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Bishops urge scrapping of proposed euthanasia laws after government defers

Bishop Tim Harris and Archbishop Mark Coleridge
Bishop Tim Harris and Archbishop Mark Coleridge have both condemned the Queensland government for being “agents of death”.

QUEENSLAND bishops have demanded the state’s political lead- ers become “promoters of life, not agents of death” – by scrapping proposed euthanasia laws, and doing more to counter youth suicide and the scourge of domestic violence.

“We’re just colluding with a culture of death,” Townsville Bishop Tim Harris said.

“It’s even worse in the midst of a global pan- demic where there’s death everywhere and here is the Government (wanting to) legislate to take people out.

“In light of the worldwide deaths COVID has caused, in light of the economic damage, in light of the mental illness that this whole COVID issue has created, domestic violence as well, people have turned on each other.”

The north Queensland churchman is the Australian Catholic Bishops’ delegate for euthanasia and sees the end of 2020 as a chance for Queensland MPs to take stock on life and commit to oppose voluntary assisted dying legislation, planned to be introduce into Parliament next May.

“2020 has been a year of distress. I think this is a perfect opportunity for our political leaders to say ‘we’ve had enough’,” he said.

“And (for them) to stand up there and say to the Queensland community – listen, we want to be promoters of life, not agents of death.”

Bishop Harris has witnessed tough times across his northern diocese, with rural communities hard hit by drought and floods, and with the number of suicides soaring.

“My diocese has a very high number of people who have committed suicide compared to the rest of the nation,” he said.

“There are young people who commit suicide.

“I thought a civilised society was against suicide. I thought a civilised society was always ready to assist those wanting to take their own lives by looking at preventative measures.

“Any suicide is a tragedy. And people who see this as the only way they can deal with a terminal illness, I think that is a tragedy.”

RELATED: Townsville Bishop says Queensland’s euthanasia push comes from misplaced compassion

After an election promise to fast-track VAD laws, the Queensland Government bowed to a backlash and announced on December 14 that the introduction of euthanasia legislation would be delayed from February until May next year.

The move will give the Queensland Law Reform Commission more time to consider final submissions from civic, Church and medical bodies concerned at the social impacts of euthanasia.

Brisbane Archbishop Mark Coleridge said a few more months would “give the Law Reform Commission the time it needs and members of Parliament the time they need to address the deep and complex issues rather than make a quick and shallow call”.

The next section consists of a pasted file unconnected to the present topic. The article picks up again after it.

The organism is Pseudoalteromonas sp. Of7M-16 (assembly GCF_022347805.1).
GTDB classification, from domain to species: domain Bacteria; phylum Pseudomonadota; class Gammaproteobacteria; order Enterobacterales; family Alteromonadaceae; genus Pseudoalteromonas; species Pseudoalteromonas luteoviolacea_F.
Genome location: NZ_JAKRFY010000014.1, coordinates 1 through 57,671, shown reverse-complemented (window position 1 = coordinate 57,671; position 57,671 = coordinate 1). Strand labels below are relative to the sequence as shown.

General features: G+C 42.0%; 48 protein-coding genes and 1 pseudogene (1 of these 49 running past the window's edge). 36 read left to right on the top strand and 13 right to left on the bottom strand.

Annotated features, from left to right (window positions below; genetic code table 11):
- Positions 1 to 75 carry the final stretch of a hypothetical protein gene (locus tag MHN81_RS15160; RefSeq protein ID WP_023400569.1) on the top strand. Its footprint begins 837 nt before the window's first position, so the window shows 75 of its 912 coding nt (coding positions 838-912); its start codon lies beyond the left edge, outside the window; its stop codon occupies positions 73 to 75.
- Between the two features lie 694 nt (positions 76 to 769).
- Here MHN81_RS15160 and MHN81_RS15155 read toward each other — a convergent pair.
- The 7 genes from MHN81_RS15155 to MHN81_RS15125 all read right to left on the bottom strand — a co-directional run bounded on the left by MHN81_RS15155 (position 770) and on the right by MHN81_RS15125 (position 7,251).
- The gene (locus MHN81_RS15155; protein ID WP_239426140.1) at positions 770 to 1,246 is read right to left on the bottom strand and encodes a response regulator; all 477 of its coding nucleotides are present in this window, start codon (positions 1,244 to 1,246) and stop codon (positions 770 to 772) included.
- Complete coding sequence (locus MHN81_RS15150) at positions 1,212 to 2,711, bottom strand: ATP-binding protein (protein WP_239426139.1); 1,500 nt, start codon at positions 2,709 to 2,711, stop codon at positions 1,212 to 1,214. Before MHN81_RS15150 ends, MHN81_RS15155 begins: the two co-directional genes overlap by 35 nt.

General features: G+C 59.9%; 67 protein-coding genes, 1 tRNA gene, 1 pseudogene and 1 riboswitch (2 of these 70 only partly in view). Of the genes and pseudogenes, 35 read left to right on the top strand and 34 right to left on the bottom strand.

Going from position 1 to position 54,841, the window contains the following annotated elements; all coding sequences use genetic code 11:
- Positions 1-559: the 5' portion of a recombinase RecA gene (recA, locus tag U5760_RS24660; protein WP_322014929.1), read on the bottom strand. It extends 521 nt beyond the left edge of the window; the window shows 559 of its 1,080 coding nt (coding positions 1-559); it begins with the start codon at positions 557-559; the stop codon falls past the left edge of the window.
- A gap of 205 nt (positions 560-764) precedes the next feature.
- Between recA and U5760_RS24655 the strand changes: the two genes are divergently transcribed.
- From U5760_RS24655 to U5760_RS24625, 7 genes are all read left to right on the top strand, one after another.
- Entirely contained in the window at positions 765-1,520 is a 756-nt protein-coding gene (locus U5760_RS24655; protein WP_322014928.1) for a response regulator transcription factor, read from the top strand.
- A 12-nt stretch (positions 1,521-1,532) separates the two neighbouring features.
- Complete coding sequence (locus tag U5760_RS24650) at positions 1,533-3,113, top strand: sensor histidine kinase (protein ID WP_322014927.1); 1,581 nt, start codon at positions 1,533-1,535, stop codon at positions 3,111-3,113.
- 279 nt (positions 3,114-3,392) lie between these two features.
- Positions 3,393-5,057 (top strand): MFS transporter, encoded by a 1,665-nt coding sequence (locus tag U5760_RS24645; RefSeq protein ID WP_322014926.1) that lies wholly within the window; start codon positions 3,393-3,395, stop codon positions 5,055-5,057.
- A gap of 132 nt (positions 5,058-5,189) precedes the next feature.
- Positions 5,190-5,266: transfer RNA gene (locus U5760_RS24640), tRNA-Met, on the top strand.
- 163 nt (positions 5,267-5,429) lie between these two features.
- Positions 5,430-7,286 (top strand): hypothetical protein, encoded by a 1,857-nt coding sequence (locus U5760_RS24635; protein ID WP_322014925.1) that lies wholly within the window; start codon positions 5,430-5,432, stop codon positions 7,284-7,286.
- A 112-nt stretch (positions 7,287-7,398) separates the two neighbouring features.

“It will also allow other voices to be heard, in particular the voice of First Nations peoples who so far haven’t been heard at all,” Archbishop Coleridge said.

“It may also give time and space for a rethink about the paltry sum assigned over six years to improving palliative care in Queensland.

“It may also give time and space for a better grasp of the importance of institutional conscien- tious objection should the legislation pass.

“This is crucial for all Catholic healthcare and aged-care facilities who would never be able to co-operate with physician-assisted suicide.

“Were that fundamental right denied, a crisis of some kind would loom.”

Bishop Harris said it was “an absolute disgrace” a parliamentary committee examining end-of-life care had held only “minimal” discussions with Indigenous communities as it travelled across Queensland holding consultation sessions.

“They have overlooked some of the most vulnerable people in our community and not had a conversation with them and talked this issue through,” he said.

“Indigenous people have told me they are horrified about it, they don’t know enough about it, and they simply don’t trust ‘white man’s medicine’.

“They say that if they are taken to hospital they’re not sure they’ll ever come out of it, because they don’t know what the doctors are going to do.

“Now that’s an absolute disgrace, absolutely frightening, and I don’t have a lot of confidence in the Government getting this right – not now, not ever.”

Bishop Harris called on the Queensland Government to double its commitment to fund palliative care.

“I know she (Premier Annastacia Palaszczuk) has said extra money will be pumped into palliative care but it is nowhere near enough. Palliative care is about a whole regime of accompaniment,” he said.

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